The vast majority of African people continue to be sidestepped by a colonial and colonising education that pretends to be complete. Unlike the Skull in Tutuola's The Palm-Wine Drinkard, who recognises the importance of interdependence through debt and indebtedness and insists on the need to acknowledge and pay one's debts, colonial education and the imposition of the superi ority of European languages portray themselves as being beyond debt and indebtedness. This attitude can only result in borrowing without acknowledgment and therefore pretending to be purer than these languages actually are. Such imperialist languages and cultures can only claim superiority by stubbornly and deafly insisting that their contacts with other languages and cultures are zero sum exercises of one-dimensional conquests and conversions, with little or no conversation, let alone creative borrowings for self-enhancement. Of course, the history of language dynamism belies any such pretensions.

The under-privileging of local African languages in favour of colonial languages has had the added detrimental effect of taking attention away from the cultures, worldviews, cosmologies and traditions of knowing and knowledge production that were developed and sustained in conversation with these languages for centuries prior to European colonisation. If Tutuola's stories are any indication, the universes represented by sidestepped endogenous languages are structured around the reality of incompleteness as a normal way of being and becoming. Such a reality is one that privileges interconnections and interdependencies, as well as an idea of power that is disabused of the illusion of permanence.


(Re-)appreciating African realities and forms of knowledge

An African literature shy of and embarrassed by its endogenous languages, and its mythical and folkloric past, even if this past was indeed barbaric and primitive, impoverishes itself. An uncritical and elitist embrace of the one-dimensionalism of colonial education in colonial languages and its palatability regimes serves to render invisible or peripheral dynamic popular modes of self-expression and meaning making that predated European colonialism.

African literature has much catching up to do with African musicians and filmmakers, who have embraced endogenous languages and popular articulations of reality in all their complexities. The popularity of their songs and films suggests that, indeed, there is no longer shame in telling stories, no matter how "backward" they may seem, and bringing into creative conversation African and colonial languages. Some filmmakers are comfortable going to their home villages to produce videos that disgruntle their African compatriots dazzled by the lure and allure of imperial modernity. If anything, Tutuola confidently teaches by example that Nigerians and Africans by extension "must not be ashamed of their old way of life, if they are to produce a literature worthy of their own aspirations" (Harold R. Collins, reprinted in Lindfors 1975a[1961]: 66-68).

In his quest to recognise and provide for interconnections and interdependencies in lieu of zero-sum games of winner takes all, Tutuola opts to bring Yoruba and English into a conversation that is fruitful and enriching to him and the tasks he has at hand. He tells his stories in the ways he sees fit, drawing unapologetically on his rich cultural repertoire as a man of many worlds, local and distant, Nigerian and foreign, African and intercontinental.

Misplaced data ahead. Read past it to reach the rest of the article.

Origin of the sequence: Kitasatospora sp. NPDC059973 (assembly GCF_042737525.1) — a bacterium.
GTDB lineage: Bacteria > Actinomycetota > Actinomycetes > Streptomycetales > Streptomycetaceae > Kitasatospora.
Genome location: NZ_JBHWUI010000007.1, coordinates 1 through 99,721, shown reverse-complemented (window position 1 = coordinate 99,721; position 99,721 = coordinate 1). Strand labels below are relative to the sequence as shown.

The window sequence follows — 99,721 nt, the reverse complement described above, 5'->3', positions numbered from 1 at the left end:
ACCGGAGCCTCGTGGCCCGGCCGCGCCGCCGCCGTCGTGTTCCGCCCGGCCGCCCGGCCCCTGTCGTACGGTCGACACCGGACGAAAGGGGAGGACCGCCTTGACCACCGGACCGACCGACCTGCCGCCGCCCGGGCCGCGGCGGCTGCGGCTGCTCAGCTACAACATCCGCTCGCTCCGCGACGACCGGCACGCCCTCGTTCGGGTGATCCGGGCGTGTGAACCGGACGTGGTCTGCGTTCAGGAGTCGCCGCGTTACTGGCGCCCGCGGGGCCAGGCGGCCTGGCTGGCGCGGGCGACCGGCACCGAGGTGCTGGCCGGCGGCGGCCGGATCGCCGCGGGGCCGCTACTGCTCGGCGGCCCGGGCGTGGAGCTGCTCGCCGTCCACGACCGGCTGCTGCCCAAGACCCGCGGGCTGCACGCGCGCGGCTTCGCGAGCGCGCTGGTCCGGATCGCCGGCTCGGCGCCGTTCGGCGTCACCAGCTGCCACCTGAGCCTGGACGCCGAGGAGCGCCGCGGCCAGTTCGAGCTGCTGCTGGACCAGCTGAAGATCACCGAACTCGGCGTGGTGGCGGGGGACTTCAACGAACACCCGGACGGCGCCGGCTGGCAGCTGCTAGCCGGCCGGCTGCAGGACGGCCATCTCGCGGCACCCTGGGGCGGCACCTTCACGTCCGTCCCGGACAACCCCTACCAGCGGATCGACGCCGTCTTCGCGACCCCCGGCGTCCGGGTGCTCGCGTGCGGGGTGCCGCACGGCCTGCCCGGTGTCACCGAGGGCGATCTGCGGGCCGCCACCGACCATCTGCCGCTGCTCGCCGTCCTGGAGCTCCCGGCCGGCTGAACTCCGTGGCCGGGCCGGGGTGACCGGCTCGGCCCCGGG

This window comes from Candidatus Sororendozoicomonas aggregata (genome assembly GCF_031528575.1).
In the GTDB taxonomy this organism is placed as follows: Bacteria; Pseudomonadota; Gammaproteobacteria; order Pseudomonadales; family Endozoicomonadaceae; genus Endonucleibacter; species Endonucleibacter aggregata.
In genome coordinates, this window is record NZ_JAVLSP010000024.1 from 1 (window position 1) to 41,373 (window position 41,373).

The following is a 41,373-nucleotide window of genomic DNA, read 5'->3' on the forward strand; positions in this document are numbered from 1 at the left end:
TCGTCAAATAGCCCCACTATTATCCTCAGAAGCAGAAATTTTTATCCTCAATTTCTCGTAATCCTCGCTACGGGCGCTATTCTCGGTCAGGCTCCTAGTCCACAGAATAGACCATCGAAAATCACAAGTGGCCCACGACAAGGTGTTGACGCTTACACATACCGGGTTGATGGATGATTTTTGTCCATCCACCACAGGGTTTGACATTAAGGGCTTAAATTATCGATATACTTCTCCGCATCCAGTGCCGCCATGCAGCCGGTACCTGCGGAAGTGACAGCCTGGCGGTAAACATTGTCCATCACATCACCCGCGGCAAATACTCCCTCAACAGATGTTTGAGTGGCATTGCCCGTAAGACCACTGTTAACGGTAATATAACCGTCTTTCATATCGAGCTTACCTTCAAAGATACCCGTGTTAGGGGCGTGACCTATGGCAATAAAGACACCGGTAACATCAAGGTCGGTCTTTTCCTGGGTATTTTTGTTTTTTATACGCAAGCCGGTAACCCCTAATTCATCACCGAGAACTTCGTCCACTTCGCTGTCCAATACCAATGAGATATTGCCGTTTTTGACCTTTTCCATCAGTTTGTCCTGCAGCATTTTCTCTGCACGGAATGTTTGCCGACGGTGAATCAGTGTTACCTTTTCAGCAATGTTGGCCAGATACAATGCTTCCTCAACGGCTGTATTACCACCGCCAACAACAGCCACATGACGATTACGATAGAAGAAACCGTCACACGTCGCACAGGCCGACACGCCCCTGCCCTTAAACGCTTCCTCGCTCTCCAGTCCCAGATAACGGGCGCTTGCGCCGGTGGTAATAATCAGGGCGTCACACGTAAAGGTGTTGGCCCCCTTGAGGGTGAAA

Through his creative appropriation of Yoruba and English languages and cultural influences in his writings, Tutuola draws the attention of his reader to incompleteness, and to the need to recognise, cherish and draw on it as a strength. In this regard, dichotomisation between tradition and modernity, and between orality and the written word is highly problematic and misrepresentative of the full value of Tutuola's contribution as a frontier writer. He brought tradition and modernity, nature and culture, the natural and the supernatural, orality and the written, Africa and Europe into conversation in a manner that challenges the rigid thinking of evolutionary pretentions about human encounters and progress (Soyinka 1963; Barber 1995; Tobias 1999; Newell 2006: 71-72).

Tutuola was driven by his determination to keep the past alive and to protect his culture. He resisted being forced, in the name of completeness, to choose between the ways of others and the ways of his own people. "I don't want the past to die. I don't want our culture to vanish" (Tutuola interviewed by Mike Awoyinfa, quoted in Lindfors 1999b: 143). Tutuola did not allow his lack of higher formal education and sophistication in European literary styles and canons - his incompleteness, in other words - to stand in the way of his mission. "So far as I don't want our culture to fade away I don't mind about English grammar" (Tutuola interviewed by Mike Awoyinfa, quoted in Lindfors 1999b: 143).

Who validates and authenticates the level of one's education in order for one to tell one's own personal story or write about one's own society and cultural conventions? Should a writer's skills be judged by the ability to communicate in a second language or in the language of their birth and upbringing? The idea of an exogenously dictated level of education somewhat denies the likes of Tutuola the ambition of telling their stories, because they are bound to fall short of the level of completeness, competency or achievement expected for one to qualify as storyteller. It also denies a particular representation of their worlds and encounters with others that only they, with their background and experience, can make possible, however modest their level of formal education and whatever their mastery or lack thereof of the styles and canons dictated by the gendarmes of literary validation. For a sense of the type of scrutiny Tutuola's writings have had to go through in this regard, see Lindfors (1970, 1999a) and Larson (2001: 1-25).